Nutritional supplements

Some evidence supports a reduction in the risk of age-related macular degeneration with increasing intake of two carotenoids, lutein and zeaxanthin[28] and a large clinical trial is still ongoing to see if they can influence the progression of this disease.[29]

Even so, Cochrane Database Review found that the use of vitamin and mineral supplements, alone or in combination, by the general population had no effect on age-related macular degeneration,[30] a finding echoed by another review.[31] A Cochrane Review of the effects of vitamins and minerals on the slowing of ARMD found that positive results mainly came from a single large trial in the United States (the Age-Related Eye Disease Study, with funding from the eye care product company Bausch & Lomb who also manufactured the supplements used in the study[32]), and questioned the generalization of the data to any other populations with different nutritional status. The review also questioned the possible harm of such supplements, given the increased risk of lung cancer in smokers with high intakes of beta-Carotene, and the increased risk of heart failure in at-risk populations who consume high levels of vitamin E supplements.[33]

Consuming omega-3 fatty acids has been correlated with a reduced progression of early ARMD, and in conjunction with low glycemic index foods, with reduced progression of advanced ARMD.[34]


Composer Josef Tal, an Israeli composer who has been affected by macular degeneration, checks a manuscript using a CCTV desktop unit.

Macular degeneration can advance to legal blindness and inability to drive. It can also result in difficulty or inability to read or see faces.

Adaptive devices can help people read. These include magnifying glasses, special eyeglass lenses, and computer screen readers such as JAWS for Windows. One of the simplest to use assistive technology for low vision is known as a desktop unit. Desktop systems are perfect for extended periods of reading and writing. These units consist of a CCTV, monitor and a movable XY table. The camera is aimed at a book and enables the user to zoom-in and magnify the printed material to the size he can read. Accessible publishing also aims to provide a variety of fonts and formats for published books to make reading easier. This includes much larger fonts for printed books, patterns to make tracking easier, audiobooks and DAISY books with both text and audio.

With internet text easily cut-and-pasted into other applications, a very simple process can make reading far easier for patients with ARMD. Inverting the text (changing black-on-white to white-on-black) almost eliminates the problem of excessive bright light surrounding the letters, while increasing font size further reduces it. The author of this paragraph routinely reads internet articles by doing this, as follows:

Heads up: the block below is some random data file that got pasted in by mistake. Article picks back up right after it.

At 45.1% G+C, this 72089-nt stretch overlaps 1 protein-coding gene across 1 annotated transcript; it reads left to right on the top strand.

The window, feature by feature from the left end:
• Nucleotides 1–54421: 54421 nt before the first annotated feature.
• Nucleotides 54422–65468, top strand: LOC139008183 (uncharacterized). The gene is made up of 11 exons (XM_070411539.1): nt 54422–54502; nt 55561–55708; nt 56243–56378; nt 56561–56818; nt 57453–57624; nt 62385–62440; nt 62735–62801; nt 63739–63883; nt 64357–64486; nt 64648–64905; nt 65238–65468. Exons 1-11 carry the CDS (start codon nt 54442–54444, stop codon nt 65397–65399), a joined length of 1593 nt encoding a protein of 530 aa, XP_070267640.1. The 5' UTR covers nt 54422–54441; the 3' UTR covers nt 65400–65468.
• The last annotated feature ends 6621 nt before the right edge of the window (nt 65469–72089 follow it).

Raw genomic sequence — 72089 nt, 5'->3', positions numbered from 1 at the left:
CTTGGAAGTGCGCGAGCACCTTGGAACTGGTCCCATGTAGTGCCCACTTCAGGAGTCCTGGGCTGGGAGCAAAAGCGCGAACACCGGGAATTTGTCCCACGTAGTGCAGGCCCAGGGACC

1. Click "select all" (Ctrl-A) in Windows, to highlight the article or text.

2. Copy (Crtl-C) and-paste (Ctrl-V) the article into Notepad, to reduce the article to plain text, for easy copying.

3. Copy the text again in Notepad, then paste it into Microsoft Word, or similar application.

4. Increase the font size, say to 24-point type.

5. Change the background color of the document to black, and the font color to white. Using a special "template" document for this purpose eliminates the step of having to reformat each new document.

Another alternative that achieves the same result is squinting, as it also reduces the surrounding bright light. Individuals who find it impossible to read normal text can extend the life of their ability to read by many years, with this simple adjustment.

Webmasters and all e-publishers should include inverted-text versions of their websites.

Because the peripheral vision is not affected, people with macular degeneration can learn to use their remaining vision to continue most activities.[35] Assistance and resources are available in many countries and every state in the U.S.[36] Classes for "independent living" are given and some technology can be obtained from a state department of rehabilitation.


Disability-adjusted life year for macular degeneration and other (sense organ diseases) per 100,000 inhabitants in 2004.[37]
     no data      less than 100      100-114      114-128      128-142      142-156      156-170      170-184      184-198      198-212      212-226      226-240      more than 240

See also

External links

This audio file was created from a revision dated 2005-07-19, and does not reflect subsequent edits to the article. (Audio help)
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  3. ^ Ch. 25, Disorders of the Eye, Jonathan C. Horton, in Harrison's Principles of Internal Medicine, 16th ed.